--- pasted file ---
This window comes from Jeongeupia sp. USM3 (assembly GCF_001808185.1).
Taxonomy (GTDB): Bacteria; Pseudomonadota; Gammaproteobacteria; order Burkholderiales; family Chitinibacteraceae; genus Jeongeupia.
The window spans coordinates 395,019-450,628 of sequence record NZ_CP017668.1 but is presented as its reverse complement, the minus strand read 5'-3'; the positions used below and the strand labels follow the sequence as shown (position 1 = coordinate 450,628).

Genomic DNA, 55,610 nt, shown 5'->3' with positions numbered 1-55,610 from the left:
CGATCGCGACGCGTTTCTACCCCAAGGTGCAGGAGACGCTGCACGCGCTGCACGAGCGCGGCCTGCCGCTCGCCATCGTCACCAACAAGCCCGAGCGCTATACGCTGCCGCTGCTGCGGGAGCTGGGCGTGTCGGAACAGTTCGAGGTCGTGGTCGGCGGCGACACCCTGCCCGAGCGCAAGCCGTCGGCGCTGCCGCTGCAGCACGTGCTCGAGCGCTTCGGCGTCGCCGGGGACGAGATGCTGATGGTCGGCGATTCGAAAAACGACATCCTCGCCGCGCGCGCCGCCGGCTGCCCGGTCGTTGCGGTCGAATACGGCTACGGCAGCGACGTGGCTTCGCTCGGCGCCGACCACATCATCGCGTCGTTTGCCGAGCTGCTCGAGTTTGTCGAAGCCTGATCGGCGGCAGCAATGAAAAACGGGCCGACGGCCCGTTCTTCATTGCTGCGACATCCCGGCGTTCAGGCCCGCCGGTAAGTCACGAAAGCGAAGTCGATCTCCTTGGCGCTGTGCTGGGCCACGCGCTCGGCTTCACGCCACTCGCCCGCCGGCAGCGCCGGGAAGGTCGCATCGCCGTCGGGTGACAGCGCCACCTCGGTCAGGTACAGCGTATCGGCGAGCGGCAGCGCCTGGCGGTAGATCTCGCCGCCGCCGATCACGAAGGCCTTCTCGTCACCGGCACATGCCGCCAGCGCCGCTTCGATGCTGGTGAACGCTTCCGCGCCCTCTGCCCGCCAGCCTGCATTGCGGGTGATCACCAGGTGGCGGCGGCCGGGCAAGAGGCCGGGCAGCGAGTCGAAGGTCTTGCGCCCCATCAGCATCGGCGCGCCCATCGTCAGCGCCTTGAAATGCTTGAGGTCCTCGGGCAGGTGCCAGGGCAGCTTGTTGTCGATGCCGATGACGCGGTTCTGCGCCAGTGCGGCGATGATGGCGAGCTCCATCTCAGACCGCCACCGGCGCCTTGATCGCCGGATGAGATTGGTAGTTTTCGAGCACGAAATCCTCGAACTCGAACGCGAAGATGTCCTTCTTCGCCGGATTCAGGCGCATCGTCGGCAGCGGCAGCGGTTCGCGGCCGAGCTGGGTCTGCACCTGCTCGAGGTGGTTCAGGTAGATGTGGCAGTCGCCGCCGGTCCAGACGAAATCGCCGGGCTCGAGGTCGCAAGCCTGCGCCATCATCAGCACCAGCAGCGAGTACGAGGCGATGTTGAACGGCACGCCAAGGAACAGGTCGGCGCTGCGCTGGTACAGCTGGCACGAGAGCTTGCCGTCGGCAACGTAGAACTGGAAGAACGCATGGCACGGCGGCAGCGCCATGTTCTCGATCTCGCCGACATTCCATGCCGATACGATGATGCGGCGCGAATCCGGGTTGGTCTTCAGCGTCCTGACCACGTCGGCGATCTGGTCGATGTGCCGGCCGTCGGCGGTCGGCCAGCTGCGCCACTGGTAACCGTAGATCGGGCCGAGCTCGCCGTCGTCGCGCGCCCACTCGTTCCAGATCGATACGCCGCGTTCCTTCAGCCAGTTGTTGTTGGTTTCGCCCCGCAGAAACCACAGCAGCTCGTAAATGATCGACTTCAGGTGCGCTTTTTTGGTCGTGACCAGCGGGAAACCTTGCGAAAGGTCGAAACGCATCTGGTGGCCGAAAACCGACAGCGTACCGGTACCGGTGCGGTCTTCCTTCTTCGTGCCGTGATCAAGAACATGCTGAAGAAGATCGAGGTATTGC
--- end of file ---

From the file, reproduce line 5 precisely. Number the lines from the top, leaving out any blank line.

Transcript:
CGATCGCGACGCGTTTCTACCCCAAGGTGCAGGAGACGCTGCACGCGCTGCACGAGCGCGGCCTGCCGCTCGCCATCGTCACCAACAAGCCCGAGCGCTATACGCTGCCGCTGCTGCGGGAGCTGGGCGTGTCGGAACAGTTCGAGGTCGTGGTCGGCGGCGACACCCTGCCCGAGCGCAAGCCGTCGGCGCTGCCGCTGCAGCACGTGCTCGAGCGCTTCGGCGTCGCCGGGGACGAGATGCTGATGGTCGGCGATTCGAAAAACGACATCCTCGCCGCGCGCGCCGCCGGCTGCCCGGTCGTTGCGGTCGAATACGGCTACGGCAGCGACGTGGCTTCGCTCGGCGCCGACCACATCATCGCGTCGTTTGCCGAGCTGCTCGAGTTTGTCGAAGCCTGATCGGCGGCAGCAATGAAAAACGGGCCGACGGCCCGTTCTTCATTGCTGCGACATCCCGGCGTTCAGGCCCGCCGGTAAGTCACGAAAGCGAAGTCGATCTCCTTGGCGCTGTGCTGGGCCACGCGCTCGGCTTCACGCCACTCGCCCGCCGGCAGCGCCGGGAAGGTCGCATCGCCGTCGGGTGACAGCGCCACCTCGGTCAGGTACAGCGTATCGGCGAGCGGCAGCGCCTGGCGGTAGATCTCGCCGCCGCCGATCACGAAGGCCTTCTCGTCACCGGCACATGCCGCCAGCGCCGCTTCGATGCTGGTGAACGCTTCCGCGCCCTCTGCCCGCCAGCCTGCATTGCGGGTGATCACCAGGTGGCGGCGGCCGGGCAAGAGGCCGGGCAGCGAGTCGAAGGTCTTGCGCCCCATCAGCATCGGCGCGCCCATCGTCAGCGCCTTGAAATGCTTGAGGTCCTCGGGCAGGTGCCAGGGCAGCTTGTTGTCGATGCCGATGACGCGGTTCTGCGCCAGTGCGGCGATGATGGCGAGCTCCATCTCAGACCGCCACCGGCGCCTTGATCGCCGGATGAGATTGGTAGTTTTCGAGCACGAAATCCTCGAACTCGAACGCGAAGATGTCCTTCTTCGCCGGATTCAGGCGCATCGTCGGCAGCGGCAGCGGTTCGCGGCCGAGCTGGGTCTGCACCTGCTCGAGGTGGTTCAGGTAGATGTGGCAGTCGCCGCCGGTCCAGACGAAATCGCCGGGCTCGAGGTCGCAAGCCTGCGCCATCATCAGCACCAGCAGCGAGTACGAGGCGATGTTGAACGGCACGCCAAGGAACAGGTCGGCGCTGCGCTGGTACAGCTGGCACGAGAGCTTGCCGTCGGCAACGTAGAACTGGAAGAACGCATGGCACGGCGGCAGCGCCATGTTCTCGATCTCGCCGACATTCCATGCCGATACGATGATGCGGCGCGAATCCGGGTTGGTCTTCAGCGTCCTGACCACGTCGGCGATCTGGTCGATGTGCCGGCCGTCGGCGGTCGGCCAGCTGCGCCACTGGTAACCGTAGATCGGGCCGAGCTCGCCGTCGTCGCGCGCCCACTCGTTCCAGATCGATACGCCGCGTTCCTTCAGCCAGTTGTTGTTGGTTTCGCCCCGCAGAAACCACAGCAGCTCGTAAATGATCGACTTCAGGTGCGCTTTTTTGGTCGTGACCAGCGGGAAACCTTGCGAAAGGTCGAAACGCATCTGGTGGCCGAAAACCGACAGCGTACCGGTACCGGTGCGGTCTTCCTTCTTCGTGCCGTGATCAAGAACATGCTGAAGAAGATCGAGGTATTGC